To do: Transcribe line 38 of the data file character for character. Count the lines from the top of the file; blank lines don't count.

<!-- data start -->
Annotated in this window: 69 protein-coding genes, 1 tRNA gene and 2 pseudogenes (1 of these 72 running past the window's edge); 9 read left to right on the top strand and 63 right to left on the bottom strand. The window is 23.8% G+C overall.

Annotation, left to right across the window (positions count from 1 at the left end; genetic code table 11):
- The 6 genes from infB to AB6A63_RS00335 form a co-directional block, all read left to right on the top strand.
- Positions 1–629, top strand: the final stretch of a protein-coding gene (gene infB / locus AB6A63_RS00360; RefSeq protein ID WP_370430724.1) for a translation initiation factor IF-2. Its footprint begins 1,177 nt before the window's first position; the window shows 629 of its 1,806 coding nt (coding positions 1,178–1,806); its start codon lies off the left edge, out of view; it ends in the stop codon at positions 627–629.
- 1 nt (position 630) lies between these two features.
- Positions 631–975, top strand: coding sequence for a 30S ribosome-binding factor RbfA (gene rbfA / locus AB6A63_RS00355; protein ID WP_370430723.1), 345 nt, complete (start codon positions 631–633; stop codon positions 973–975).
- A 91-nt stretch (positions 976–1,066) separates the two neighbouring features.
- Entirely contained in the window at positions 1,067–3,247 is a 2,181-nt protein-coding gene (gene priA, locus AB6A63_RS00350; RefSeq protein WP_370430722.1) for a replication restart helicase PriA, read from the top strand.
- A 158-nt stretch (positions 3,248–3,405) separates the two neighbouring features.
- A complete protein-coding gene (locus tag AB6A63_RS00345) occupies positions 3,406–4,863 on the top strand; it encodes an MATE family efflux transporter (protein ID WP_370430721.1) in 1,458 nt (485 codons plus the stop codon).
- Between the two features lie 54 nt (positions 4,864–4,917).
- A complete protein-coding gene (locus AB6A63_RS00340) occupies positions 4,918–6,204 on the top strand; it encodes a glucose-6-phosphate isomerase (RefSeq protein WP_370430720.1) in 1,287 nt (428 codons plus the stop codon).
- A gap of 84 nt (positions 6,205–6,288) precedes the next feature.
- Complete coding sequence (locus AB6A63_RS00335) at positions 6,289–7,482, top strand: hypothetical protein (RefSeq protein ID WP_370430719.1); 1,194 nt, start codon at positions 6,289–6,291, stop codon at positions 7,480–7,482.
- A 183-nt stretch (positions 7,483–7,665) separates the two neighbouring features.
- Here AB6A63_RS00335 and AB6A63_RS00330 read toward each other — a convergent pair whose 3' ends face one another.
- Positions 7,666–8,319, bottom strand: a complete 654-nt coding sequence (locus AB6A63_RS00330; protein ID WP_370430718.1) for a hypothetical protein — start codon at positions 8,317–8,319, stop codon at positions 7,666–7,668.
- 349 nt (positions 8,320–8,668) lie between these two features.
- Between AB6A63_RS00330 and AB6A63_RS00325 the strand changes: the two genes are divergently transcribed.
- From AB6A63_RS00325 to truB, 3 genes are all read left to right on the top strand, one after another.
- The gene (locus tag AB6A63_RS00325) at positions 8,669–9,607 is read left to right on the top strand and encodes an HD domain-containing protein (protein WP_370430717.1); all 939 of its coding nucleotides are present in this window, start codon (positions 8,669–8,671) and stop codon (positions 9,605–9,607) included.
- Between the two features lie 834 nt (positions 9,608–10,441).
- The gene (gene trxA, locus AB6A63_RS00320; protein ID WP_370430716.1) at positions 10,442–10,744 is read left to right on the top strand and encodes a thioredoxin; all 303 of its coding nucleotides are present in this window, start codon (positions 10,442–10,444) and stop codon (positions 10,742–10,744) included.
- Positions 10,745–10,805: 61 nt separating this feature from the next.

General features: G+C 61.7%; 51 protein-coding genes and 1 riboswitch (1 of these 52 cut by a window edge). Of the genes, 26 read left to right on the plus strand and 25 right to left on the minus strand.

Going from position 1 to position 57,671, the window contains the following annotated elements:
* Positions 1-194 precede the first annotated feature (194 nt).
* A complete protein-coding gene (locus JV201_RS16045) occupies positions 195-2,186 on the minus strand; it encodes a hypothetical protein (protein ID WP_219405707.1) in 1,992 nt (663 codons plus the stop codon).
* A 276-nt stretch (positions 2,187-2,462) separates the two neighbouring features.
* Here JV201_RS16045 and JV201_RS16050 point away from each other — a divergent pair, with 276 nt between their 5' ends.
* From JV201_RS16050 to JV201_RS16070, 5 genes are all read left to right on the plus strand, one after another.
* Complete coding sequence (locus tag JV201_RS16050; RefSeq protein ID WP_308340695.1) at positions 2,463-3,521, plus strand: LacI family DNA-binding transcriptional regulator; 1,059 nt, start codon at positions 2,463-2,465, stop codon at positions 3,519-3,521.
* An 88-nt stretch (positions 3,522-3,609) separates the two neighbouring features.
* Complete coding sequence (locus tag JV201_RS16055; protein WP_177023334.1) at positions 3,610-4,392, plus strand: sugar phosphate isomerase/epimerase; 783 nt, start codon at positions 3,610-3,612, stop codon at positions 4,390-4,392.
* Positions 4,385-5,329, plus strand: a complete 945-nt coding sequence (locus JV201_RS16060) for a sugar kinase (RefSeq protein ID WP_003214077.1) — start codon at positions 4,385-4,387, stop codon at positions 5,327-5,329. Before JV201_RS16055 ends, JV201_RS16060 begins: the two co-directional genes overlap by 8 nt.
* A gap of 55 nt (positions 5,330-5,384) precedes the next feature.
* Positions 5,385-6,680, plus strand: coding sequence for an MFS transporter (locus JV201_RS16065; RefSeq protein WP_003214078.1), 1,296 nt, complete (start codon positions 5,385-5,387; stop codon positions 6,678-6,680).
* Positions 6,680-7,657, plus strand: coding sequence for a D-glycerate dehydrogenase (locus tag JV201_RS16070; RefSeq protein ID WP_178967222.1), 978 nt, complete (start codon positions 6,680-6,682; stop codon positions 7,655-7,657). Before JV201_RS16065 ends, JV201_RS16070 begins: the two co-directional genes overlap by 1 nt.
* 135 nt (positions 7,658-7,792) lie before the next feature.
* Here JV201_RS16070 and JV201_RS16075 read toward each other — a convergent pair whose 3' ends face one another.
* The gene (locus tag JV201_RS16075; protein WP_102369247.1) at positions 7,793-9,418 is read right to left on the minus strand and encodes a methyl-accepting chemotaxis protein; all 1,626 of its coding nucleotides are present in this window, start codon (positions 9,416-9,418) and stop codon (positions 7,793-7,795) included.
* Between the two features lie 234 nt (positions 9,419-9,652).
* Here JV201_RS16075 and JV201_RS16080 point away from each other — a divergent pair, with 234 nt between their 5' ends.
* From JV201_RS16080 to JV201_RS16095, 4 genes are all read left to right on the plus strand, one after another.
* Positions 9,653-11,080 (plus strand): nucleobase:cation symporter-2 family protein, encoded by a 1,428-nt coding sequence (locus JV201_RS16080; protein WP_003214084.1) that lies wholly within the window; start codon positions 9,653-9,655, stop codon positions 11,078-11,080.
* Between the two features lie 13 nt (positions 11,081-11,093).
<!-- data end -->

* Positions 6,680-7,657, plus strand: coding sequence for a D-glycerate dehydrogenase (locus tag JV201_RS16070; RefSeq protein ID WP_178967222.1), 978 nt, complete (start codon positions 6,680-6,682; stop codon positions 7,655-7,657). Before JV201_RS16065 ends, JV201_RS16070 begins: the two co-directional genes overlap by 1 nt.